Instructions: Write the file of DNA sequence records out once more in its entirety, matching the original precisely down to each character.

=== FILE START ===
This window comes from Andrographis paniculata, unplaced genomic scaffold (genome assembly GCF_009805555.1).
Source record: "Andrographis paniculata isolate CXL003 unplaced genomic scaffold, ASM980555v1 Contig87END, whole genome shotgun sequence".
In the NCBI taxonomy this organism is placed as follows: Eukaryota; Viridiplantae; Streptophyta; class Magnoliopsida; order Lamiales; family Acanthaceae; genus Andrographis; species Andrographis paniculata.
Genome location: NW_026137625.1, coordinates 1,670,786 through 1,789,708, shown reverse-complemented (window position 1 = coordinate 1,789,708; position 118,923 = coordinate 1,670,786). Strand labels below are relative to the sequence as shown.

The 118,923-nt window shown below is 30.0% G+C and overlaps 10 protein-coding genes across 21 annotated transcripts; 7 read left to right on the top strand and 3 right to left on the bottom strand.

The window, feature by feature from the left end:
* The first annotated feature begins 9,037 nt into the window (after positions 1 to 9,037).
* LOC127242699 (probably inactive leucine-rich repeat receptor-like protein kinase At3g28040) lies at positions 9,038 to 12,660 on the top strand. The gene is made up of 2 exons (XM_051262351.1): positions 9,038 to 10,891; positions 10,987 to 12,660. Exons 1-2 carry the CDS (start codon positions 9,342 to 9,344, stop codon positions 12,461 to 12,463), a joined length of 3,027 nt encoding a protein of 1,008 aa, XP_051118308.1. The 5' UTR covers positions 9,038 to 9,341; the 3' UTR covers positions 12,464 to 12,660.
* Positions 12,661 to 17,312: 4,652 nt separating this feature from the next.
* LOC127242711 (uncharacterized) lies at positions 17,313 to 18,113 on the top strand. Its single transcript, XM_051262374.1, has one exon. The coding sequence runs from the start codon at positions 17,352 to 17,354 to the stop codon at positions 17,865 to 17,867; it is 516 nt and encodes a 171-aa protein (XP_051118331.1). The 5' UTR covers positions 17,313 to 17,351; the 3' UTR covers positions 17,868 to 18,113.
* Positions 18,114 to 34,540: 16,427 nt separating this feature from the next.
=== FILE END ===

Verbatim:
This window comes from Andrographis paniculata, unplaced genomic scaffold (genome assembly GCF_009805555.1).
Source record: "Andrographis paniculata isolate CXL003 unplaced genomic scaffold, ASM980555v1 Contig87END, whole genome shotgun sequence".
In the NCBI taxonomy this organism is placed as follows: Eukaryota; Viridiplantae; Streptophyta; class Magnoliopsida; order Lamiales; family Acanthaceae; genus Andrographis; species Andrographis paniculata.
Genome location: NW_026137625.1, coordinates 1,670,786 through 1,789,708, shown reverse-complemented (window position 1 = coordinate 1,789,708; position 118,923 = coordinate 1,670,786). Strand labels below are relative to the sequence as shown.

The 118,923-nt window shown below is 30.0% G+C and overlaps 10 protein-coding genes across 21 annotated transcripts; 7 read left to right on the top strand and 3 right to left on the bottom strand.

The window, feature by feature from the left end:
* The first annotated feature begins 9,037 nt into the window (after positions 1 to 9,037).
* LOC127242699 (probably inactive leucine-rich repeat receptor-like protein kinase At3g28040) lies at positions 9,038 to 12,660 on the top strand. The gene is made up of 2 exons (XM_051262351.1): positions 9,038 to 10,891; positions 10,987 to 12,660. Exons 1-2 carry the CDS (start codon positions 9,342 to 9,344, stop codon positions 12,461 to 12,463), a joined length of 3,027 nt encoding a protein of 1,008 aa, XP_051118308.1. The 5' UTR covers positions 9,038 to 9,341; the 3' UTR covers positions 12,464 to 12,660.
* Positions 12,661 to 17,312: 4,652 nt separating this feature from the next.
* LOC127242711 (uncharacterized) lies at positions 17,313 to 18,113 on the top strand. Its single transcript, XM_051262374.1, has one exon. The coding sequence runs from the start codon at positions 17,352 to 17,354 to the stop codon at positions 17,865 to 17,867; it is 516 nt and encodes a 171-aa protein (XP_051118331.1). The 5' UTR covers positions 17,313 to 17,351; the 3' UTR covers positions 17,868 to 18,113.
* Positions 18,114 to 34,540: 16,427 nt separating this feature from the next.